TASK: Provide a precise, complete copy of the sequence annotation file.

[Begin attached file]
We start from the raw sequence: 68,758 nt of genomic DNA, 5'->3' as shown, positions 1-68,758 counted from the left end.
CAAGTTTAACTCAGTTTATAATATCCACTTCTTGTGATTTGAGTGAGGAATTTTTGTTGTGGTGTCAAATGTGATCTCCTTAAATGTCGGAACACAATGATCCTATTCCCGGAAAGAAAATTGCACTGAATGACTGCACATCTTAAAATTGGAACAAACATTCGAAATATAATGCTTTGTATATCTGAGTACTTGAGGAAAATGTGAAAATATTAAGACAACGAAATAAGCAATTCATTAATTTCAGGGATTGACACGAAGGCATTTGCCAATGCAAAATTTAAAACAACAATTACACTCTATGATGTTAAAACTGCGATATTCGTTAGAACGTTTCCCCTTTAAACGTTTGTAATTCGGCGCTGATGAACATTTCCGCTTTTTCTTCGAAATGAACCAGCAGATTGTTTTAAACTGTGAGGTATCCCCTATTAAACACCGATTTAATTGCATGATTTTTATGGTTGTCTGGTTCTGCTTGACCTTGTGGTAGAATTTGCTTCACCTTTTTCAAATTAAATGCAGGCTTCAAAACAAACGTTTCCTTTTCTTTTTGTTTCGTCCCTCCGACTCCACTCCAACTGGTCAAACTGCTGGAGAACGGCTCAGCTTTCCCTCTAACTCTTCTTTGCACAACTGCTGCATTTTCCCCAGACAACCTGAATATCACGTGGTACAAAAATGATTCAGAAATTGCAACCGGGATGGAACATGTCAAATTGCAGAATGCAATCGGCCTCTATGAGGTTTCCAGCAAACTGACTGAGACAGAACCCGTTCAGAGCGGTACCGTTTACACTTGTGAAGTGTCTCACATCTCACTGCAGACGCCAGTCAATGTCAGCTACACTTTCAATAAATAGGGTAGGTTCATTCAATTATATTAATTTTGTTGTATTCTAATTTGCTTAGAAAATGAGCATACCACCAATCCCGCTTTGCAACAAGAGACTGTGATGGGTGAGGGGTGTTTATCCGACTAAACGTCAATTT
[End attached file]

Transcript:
We start from the raw sequence: 68,758 nt of genomic DNA, 5'->3' as shown, positions 1-68,758 counted from the left end.
CAAGTTTAACTCAGTTTATAATATCCACTTCTTGTGATTTGAGTGAGGAATTTTTGTTGTGGTGTCAAATGTGATCTCCTTAAATGTCGGAACACAATGATCCTATTCCCGGAAAGAAAATTGCACTGAATGACTGCACATCTTAAAATTGGAACAAACATTCGAAATATAATGCTTTGTATATCTGAGTACTTGAGGAAAATGTGAAAATATTAAGACAACGAAATAAGCAATTCATTAATTTCAGGGATTGACACGAAGGCATTTGCCAATGCAAAATTTAAAACAACAATTACACTCTATGATGTTAAAACTGCGATATTCGTTAGAACGTTTCCCCTTTAAACGTTTGTAATTCGGCGCTGATGAACATTTCCGCTTTTTCTTCGAAATGAACCAGCAGATTGTTTTAAACTGTGAGGTATCCCCTATTAAACACCGATTTAATTGCATGATTTTTATGGTTGTCTGGTTCTGCTTGACCTTGTGGTAGAATTTGCTTCACCTTTTTCAAATTAAATGCAGGCTTCAAAACAAACGTTTCCTTTTCTTTTTGTTTCGTCCCTCCGACTCCACTCCAACTGGTCAAACTGCTGGAGAACGGCTCAGCTTTCCCTCTAACTCTTCTTTGCACAACTGCTGCATTTTCCCCAGACAACCTGAATATCACGTGGTACAAAAATGATTCAGAAATTGCAACCGGGATGGAACATGTCAAATTGCAGAATGCAATCGGCCTCTATGAGGTTTCCAGCAAACTGACTGAGACAGAACCCGTTCAGAGCGGTACCGTTTACACTTGTGAAGTGTCTCACATCTCACTGCAGACGCCAGTCAATGTCAGCTACACTTTCAATAAATAGGGTAGGTTCATTCAATTATATTAATTTTGTTGTATTCTAATTTGCTTAGAAAATGAGCATACCACCAATCCCGCTTTGCAACAAGAGACTGTGATGGGTGAGGGGTGTTTATCCGACTAAACGTCAATTT